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PODCAST 40. How to Lead a Top Performing Inside Sales Team at a Public Company with Amy Appleyard, SVP of Sales, CarbonBlack
Amy walks us through her background from being an SMB entrepreneur to leading large sales teams and why sales emerged as her true calling. Amy combines raw intellect and analytical capability with a passion for sales resulting in an incredible and effective sales leader at a fast growing public company.
If you missed episode 39, check it out here: PODCAST 39: How to Build A Startup Inside One of the World’s Biggest Tech Companies
What You’ll Learn
- How to have the right mindset for career acceleration
- The biggest challenge facing managers and keeping them from the C-suite
- How to grow and scale an inside sale org for predictability
- Key things to think about for women in sales leadership positions
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Show Agenda and Timestamps
- Show Introduction [0:09]
- About Amy Appleyard: An Introduction [02:18]
- Building Influence and Advocacy When Inheriting a Large Team [06:04]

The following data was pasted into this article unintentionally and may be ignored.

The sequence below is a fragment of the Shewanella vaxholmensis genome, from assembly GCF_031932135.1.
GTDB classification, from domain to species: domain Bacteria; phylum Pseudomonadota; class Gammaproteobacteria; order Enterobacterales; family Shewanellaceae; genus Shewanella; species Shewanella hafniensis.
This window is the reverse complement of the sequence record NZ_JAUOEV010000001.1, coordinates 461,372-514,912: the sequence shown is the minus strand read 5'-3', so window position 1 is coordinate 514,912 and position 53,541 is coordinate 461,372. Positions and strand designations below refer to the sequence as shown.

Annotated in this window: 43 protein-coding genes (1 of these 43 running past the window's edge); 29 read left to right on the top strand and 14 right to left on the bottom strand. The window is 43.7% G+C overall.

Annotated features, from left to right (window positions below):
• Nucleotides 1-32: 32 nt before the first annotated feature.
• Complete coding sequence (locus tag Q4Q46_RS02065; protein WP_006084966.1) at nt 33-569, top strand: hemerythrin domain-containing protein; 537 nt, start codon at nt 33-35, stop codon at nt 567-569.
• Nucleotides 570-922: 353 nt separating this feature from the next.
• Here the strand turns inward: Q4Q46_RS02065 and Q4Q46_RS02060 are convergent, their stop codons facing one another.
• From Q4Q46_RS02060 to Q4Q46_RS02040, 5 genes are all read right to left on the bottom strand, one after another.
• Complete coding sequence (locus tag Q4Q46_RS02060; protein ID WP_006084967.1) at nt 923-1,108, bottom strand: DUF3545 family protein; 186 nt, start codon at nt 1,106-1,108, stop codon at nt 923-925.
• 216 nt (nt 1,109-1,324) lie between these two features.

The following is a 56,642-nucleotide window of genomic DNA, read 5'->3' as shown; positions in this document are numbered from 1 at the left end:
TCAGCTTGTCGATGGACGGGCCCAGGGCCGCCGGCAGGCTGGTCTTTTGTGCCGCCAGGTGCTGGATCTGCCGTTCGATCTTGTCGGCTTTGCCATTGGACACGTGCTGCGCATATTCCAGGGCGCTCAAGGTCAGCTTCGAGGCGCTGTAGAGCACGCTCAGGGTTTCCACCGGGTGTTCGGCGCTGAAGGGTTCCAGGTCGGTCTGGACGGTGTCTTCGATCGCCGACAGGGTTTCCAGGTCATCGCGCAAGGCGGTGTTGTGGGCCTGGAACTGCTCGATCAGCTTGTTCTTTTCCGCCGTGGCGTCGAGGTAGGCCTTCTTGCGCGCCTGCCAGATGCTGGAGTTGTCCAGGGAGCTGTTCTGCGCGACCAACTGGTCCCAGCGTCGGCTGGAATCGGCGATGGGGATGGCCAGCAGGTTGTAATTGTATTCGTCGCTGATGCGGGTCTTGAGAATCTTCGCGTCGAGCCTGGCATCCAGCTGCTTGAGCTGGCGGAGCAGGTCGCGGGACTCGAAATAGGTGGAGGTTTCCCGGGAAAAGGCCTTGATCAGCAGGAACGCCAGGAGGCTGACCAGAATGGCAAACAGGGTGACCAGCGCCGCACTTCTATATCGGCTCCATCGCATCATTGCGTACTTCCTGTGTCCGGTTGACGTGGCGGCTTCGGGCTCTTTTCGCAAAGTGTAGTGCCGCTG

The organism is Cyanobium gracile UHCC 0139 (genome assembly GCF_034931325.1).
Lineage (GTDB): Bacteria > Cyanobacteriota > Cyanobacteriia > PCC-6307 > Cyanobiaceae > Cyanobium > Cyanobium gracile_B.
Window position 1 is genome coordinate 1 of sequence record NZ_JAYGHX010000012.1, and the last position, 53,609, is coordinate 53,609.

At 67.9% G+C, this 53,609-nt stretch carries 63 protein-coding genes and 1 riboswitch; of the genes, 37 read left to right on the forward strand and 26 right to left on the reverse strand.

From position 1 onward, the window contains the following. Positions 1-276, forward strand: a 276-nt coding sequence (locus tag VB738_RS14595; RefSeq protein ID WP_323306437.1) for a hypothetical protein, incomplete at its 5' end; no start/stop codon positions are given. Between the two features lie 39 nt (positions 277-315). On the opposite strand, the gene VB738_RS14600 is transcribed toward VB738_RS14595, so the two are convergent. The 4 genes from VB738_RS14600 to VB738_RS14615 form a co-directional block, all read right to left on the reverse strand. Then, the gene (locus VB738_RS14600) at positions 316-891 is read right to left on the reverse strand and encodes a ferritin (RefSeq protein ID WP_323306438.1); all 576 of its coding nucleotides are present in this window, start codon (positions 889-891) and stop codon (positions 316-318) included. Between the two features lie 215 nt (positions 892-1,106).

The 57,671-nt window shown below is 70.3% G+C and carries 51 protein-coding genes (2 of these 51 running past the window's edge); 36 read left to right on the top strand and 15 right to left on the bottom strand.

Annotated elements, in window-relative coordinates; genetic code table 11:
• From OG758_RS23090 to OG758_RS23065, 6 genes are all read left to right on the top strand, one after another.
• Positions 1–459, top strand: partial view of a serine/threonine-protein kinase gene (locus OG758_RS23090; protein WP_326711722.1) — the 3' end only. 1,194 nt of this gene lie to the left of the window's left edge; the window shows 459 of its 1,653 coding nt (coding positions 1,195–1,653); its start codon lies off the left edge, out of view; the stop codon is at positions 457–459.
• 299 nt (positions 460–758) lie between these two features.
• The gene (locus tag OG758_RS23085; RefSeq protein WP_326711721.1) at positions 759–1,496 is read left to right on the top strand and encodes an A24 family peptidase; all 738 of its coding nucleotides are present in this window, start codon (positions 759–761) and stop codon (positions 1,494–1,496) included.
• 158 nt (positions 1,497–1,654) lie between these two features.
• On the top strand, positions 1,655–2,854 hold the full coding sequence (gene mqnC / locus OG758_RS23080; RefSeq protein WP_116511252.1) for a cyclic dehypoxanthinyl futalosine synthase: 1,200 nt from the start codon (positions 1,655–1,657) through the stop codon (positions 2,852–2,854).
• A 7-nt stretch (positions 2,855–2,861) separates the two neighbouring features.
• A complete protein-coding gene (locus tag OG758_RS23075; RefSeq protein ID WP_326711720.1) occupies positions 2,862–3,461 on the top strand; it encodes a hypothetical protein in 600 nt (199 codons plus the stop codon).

- From Theatre to SVP; How to Know if Sales is for You [20:30]
- Keeping a Company Perspective and Metering Rep Empathy [25:05]
- Laying the Foundation for the Future of Women in Executive Sales Positions [34:30]
- Sam’s Corner [46:50]
Sales Hacker Podcast—Sponsored by Chorus and Outreach
Sam Jacobs: Hey everybody, it’s Sam Jacobs. Welcome to the Sales Hacker podcast. Welcome back, it’s really exciting to be in the heart of 2019. We’ve got a bunch of incredible guests that are lined up for the year. We’ve got, today on the show, Amy Appleyard, the SVP of global insight sales for Carbon Black.Amy graduated from undergrad with a theater degree, she’s an entrepreneur, and ultimately found her way to the sales organization where she ended up running very large teams and doing incredibly well. She’s got a great mix of analytical and strategic skills, coupled with people skills, and she really cares about the teams and the people that she works with. She’s sort of a rising star in the Boston technology scene, and the Boston sales leadership scene.